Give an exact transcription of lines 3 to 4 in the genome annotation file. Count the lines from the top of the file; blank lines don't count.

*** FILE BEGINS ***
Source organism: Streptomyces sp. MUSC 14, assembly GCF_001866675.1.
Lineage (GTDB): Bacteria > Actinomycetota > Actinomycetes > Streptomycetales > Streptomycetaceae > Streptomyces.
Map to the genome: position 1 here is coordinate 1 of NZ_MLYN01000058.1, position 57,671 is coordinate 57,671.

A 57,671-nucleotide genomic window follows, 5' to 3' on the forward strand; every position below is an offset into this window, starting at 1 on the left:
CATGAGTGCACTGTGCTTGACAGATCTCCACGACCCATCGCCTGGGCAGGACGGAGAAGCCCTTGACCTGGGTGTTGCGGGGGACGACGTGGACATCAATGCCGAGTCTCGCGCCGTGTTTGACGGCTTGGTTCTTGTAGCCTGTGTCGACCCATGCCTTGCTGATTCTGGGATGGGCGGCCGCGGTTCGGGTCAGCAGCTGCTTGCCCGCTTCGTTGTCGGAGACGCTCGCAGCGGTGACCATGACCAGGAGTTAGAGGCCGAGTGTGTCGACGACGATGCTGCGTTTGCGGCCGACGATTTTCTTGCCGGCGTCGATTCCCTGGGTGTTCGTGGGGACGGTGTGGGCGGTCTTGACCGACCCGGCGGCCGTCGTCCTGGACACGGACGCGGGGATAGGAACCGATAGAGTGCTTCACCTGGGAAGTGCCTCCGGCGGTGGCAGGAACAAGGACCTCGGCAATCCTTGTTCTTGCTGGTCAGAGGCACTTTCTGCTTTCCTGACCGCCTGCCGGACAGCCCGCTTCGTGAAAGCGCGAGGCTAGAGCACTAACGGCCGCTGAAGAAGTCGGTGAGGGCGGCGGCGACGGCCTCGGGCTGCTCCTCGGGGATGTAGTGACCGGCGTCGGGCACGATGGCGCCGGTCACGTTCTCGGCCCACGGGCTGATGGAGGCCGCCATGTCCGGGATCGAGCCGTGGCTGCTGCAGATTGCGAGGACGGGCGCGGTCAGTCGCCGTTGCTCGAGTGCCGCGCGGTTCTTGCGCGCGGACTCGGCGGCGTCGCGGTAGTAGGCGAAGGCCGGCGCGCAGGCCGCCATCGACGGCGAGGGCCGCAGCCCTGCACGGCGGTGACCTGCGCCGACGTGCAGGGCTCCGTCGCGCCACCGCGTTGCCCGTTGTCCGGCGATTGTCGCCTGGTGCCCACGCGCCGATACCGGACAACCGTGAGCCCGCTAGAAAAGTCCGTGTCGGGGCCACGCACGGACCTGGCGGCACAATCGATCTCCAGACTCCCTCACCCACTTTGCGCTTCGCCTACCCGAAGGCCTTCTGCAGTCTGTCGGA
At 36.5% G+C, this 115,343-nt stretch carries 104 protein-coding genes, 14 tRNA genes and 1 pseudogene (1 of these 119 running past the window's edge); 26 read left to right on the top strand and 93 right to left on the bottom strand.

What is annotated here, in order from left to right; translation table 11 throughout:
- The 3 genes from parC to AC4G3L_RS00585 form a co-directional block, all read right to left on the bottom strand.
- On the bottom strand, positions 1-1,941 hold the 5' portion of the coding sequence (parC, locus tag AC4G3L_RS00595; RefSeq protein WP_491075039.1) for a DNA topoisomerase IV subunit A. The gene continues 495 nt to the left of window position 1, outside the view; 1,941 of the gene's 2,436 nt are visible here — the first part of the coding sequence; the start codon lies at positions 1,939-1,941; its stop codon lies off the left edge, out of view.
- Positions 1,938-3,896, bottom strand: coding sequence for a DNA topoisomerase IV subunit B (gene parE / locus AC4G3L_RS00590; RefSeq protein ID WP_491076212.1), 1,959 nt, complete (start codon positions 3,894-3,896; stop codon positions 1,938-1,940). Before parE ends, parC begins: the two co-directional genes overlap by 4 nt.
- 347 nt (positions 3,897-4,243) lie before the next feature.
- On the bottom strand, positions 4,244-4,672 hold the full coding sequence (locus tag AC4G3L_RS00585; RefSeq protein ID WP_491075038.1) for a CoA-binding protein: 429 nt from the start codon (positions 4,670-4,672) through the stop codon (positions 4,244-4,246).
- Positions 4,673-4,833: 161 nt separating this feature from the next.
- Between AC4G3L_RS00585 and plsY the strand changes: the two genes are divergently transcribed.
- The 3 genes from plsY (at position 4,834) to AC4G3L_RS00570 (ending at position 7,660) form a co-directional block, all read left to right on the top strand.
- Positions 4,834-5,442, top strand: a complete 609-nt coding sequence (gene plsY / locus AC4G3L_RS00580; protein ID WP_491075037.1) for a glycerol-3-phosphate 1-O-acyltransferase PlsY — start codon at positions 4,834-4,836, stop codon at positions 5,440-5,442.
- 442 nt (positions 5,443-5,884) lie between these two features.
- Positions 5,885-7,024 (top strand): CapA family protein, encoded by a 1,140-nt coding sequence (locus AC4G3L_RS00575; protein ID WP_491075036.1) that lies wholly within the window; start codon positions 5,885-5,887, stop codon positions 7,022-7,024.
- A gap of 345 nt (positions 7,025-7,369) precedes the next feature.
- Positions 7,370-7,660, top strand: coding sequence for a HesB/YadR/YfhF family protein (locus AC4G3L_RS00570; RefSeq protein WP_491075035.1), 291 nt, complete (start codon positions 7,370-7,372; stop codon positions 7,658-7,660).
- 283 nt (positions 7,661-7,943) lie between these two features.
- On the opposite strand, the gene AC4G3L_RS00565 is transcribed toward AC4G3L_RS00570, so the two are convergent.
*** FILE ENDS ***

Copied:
Map to the genome: position 1 here is coordinate 1 of NZ_MLYN01000058.1, position 57,671 is coordinate 57,671.

A 57,671-nucleotide genomic window follows, 5' to 3' on the forward strand; every position below is an offset into this window, starting at 1 on the left: